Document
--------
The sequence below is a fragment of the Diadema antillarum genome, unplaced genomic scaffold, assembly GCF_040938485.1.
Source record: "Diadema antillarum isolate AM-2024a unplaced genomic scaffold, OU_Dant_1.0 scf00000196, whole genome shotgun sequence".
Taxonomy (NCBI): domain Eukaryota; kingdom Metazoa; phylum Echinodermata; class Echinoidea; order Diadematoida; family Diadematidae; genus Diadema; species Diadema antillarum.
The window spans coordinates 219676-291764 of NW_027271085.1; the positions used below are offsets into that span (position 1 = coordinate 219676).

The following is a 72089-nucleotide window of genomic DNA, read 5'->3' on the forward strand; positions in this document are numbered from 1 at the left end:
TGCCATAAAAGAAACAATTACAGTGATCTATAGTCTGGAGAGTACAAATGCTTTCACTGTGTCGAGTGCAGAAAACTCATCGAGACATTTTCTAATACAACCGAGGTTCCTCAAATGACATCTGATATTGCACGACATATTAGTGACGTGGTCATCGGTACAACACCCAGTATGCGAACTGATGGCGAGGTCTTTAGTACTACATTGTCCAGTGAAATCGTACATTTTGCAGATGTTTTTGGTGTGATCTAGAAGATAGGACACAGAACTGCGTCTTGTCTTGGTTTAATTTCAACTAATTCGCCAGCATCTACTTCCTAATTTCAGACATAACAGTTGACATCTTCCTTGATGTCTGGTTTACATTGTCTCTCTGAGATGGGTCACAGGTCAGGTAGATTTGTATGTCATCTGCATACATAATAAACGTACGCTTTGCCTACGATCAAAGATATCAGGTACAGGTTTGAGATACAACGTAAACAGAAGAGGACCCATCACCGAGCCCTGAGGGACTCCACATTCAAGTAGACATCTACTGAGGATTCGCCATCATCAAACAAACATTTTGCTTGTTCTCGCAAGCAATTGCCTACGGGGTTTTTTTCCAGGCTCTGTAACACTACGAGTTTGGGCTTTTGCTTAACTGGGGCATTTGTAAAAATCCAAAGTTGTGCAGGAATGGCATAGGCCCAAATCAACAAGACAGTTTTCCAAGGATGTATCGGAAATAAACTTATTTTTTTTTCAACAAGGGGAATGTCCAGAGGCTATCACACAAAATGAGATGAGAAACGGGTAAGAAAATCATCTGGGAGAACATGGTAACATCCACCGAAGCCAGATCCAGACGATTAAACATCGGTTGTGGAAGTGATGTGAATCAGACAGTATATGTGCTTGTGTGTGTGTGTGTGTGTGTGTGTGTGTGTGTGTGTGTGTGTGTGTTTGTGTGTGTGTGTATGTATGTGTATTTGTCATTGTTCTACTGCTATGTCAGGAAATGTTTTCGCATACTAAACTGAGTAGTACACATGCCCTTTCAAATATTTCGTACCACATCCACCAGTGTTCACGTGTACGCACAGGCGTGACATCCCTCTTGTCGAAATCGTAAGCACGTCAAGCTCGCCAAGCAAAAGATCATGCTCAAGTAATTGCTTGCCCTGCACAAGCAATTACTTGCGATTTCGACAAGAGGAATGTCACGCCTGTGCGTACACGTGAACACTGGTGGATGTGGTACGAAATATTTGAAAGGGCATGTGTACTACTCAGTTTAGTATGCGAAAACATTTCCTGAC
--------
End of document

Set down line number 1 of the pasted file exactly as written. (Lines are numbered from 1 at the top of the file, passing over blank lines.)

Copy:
The sequence below is a fragment of the Diadema antillarum genome, unplaced genomic scaffold, assembly GCF_040938485.1.